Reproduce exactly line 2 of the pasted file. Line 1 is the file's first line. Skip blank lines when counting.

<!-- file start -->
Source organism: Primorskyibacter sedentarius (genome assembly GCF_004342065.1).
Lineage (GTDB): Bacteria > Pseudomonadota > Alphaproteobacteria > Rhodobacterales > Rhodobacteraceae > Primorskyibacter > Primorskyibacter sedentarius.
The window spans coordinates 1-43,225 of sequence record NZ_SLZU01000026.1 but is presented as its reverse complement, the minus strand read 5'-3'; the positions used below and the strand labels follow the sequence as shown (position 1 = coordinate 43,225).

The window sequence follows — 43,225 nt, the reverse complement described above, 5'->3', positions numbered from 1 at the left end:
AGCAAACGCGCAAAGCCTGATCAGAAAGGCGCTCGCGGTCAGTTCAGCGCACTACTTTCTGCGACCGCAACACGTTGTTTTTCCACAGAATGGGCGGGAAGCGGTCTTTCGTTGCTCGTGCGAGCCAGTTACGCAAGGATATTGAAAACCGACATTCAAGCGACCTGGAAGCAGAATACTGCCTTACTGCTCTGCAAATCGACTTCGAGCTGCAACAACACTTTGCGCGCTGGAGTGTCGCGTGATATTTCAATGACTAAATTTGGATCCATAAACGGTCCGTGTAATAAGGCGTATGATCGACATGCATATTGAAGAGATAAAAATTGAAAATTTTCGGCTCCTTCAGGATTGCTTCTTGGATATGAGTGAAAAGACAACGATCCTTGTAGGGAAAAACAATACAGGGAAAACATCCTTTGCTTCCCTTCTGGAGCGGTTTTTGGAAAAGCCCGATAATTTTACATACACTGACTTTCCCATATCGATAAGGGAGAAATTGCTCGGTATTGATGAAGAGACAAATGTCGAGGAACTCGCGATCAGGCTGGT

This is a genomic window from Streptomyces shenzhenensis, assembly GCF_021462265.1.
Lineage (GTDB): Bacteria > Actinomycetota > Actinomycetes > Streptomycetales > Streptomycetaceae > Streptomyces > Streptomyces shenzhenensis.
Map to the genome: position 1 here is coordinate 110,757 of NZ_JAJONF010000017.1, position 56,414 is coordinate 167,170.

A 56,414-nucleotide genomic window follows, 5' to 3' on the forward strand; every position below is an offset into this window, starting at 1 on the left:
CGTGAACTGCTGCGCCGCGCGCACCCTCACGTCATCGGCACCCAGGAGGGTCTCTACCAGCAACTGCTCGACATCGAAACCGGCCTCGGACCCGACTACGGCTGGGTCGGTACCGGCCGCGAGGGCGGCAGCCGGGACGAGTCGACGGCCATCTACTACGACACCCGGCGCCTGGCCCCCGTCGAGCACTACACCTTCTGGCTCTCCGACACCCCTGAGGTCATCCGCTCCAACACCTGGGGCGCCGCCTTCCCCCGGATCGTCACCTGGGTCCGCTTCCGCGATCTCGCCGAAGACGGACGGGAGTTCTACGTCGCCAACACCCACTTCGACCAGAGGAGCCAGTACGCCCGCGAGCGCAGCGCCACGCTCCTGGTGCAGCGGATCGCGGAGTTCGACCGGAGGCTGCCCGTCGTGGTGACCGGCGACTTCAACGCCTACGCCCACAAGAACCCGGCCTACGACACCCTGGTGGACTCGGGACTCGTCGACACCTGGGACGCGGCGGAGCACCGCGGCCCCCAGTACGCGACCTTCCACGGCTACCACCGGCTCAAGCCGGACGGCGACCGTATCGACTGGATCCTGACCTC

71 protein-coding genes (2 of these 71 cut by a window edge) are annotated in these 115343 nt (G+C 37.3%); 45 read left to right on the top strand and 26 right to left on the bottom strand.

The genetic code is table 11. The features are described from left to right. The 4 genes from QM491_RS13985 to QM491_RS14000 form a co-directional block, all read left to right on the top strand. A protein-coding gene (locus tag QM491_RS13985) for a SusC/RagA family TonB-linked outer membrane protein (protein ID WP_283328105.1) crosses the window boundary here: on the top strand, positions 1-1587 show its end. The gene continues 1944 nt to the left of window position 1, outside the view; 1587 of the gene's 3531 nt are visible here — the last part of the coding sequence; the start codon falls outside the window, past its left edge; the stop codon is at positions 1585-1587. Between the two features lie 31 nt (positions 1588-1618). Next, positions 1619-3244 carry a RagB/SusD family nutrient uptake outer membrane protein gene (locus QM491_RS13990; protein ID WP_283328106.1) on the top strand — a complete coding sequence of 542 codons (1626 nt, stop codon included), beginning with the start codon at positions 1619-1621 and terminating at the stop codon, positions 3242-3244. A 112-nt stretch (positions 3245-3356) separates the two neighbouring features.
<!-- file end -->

Lineage (GTDB): Bacteria > Pseudomonadota > Alphaproteobacteria > Rhodobacterales > Rhodobacteraceae > Primorskyibacter > Primorskyibacter sedentarius.